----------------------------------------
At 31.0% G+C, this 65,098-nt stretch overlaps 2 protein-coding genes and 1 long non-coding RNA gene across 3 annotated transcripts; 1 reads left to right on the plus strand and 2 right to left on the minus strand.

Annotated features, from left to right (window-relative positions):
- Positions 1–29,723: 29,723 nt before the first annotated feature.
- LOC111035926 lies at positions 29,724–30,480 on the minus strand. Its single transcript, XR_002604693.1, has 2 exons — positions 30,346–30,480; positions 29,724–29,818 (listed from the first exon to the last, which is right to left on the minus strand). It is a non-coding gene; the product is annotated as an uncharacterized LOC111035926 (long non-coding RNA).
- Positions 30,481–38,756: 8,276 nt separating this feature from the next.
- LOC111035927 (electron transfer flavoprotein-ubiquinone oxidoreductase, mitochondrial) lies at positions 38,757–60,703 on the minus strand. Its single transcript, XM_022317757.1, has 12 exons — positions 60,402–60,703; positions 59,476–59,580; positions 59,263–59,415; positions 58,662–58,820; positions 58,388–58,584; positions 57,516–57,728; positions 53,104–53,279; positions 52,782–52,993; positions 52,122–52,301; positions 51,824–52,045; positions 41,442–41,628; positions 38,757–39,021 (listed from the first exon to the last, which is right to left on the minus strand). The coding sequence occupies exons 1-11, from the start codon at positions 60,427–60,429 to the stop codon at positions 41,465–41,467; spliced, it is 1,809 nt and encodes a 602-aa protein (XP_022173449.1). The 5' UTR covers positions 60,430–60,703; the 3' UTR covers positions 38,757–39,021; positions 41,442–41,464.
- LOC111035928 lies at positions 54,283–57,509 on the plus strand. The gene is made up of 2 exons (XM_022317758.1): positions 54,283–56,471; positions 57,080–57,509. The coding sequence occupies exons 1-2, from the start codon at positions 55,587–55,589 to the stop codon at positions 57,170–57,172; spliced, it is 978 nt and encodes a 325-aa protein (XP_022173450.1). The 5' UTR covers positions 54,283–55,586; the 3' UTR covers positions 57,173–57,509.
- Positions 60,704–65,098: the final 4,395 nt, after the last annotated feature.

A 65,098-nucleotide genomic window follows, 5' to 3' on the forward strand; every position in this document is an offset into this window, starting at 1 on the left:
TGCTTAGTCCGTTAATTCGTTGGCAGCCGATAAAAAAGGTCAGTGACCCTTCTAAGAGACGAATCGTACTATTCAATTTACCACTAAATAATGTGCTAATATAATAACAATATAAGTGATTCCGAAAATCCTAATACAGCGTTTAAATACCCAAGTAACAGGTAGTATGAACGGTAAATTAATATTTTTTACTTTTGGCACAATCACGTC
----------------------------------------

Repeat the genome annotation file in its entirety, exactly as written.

At 31.0% G+C, this 65,098-nt stretch overlaps 2 protein-coding genes and 1 long non-coding RNA gene across 3 annotated transcripts; 1 reads left to right on the plus strand and 2 right to left on the minus strand.

Annotated features, from left to right (window-relative positions):
- Positions 1–29,723: 29,723 nt before the first annotated feature.
- LOC111035926 lies at positions 29,724–30,480 on the minus strand. Its single transcript, XR_002604693.1, has 2 exons — positions 30,346–30,480; positions 29,724–29,818 (listed from the first exon to the last, which is right to left on the minus strand). It is a non-coding gene; the product is annotated as an uncharacterized LOC111035926 (long non-coding RNA).
- Positions 30,481–38,756: 8,276 nt separating this feature from the next.
- LOC111035927 (electron transfer flavoprotein-ubiquinone oxidoreductase, mitochondrial) lies at positions 38,757–60,703 on the minus strand. Its single transcript, XM_022317757.1, has 12 exons — positions 60,402–60,703; positions 59,476–59,580; positions 59,263–59,415; positions 58,662–58,820; positions 58,388–58,584; positions 57,516–57,728; positions 53,104–53,279; positions 52,782–52,993; positions 52,122–52,301; positions 51,824–52,045; positions 41,442–41,628; positions 38,757–39,021 (listed from the first exon to the last, which is right to left on the minus strand). The coding sequence occupies exons 1-11, from the start codon at positions 60,427–60,429 to the stop codon at positions 41,465–41,467; spliced, it is 1,809 nt and encodes a 602-aa protein (XP_022173449.1). The 5' UTR covers positions 60,430–60,703; the 3' UTR covers positions 38,757–39,021; positions 41,442–41,464.
- LOC111035928 lies at positions 54,283–57,509 on the plus strand. The gene is made up of 2 exons (XM_022317758.1): positions 54,283–56,471; positions 57,080–57,509. The coding sequence occupies exons 1-2, from the start codon at positions 55,587–55,589 to the stop codon at positions 57,170–57,172; spliced, it is 978 nt and encodes a 325-aa protein (XP_022173450.1). The 5' UTR covers positions 54,283–55,586; the 3' UTR covers positions 57,173–57,509.
- Positions 60,704–65,098: the final 4,395 nt, after the last annotated feature.

A 65,098-nucleotide genomic window follows, 5' to 3' on the forward strand; every position in this document is an offset into this window, starting at 1 on the left:
TGCTTAGTCCGTTAATTCGTTGGCAGCCGATAAAAAAGGTCAGTGACCCTTCTAAGAGACGAATCGTACTATTCAATTTACCACTAAATAATGTGCTAATATAATAACAATATAAGTGATTCCGAAAATCCTAATACAGCGTTTAAATACCCAAGTAACAGGTAGTATGAACGGTAAATTAATATTTTTTACTTTTGGCACAATCACGTC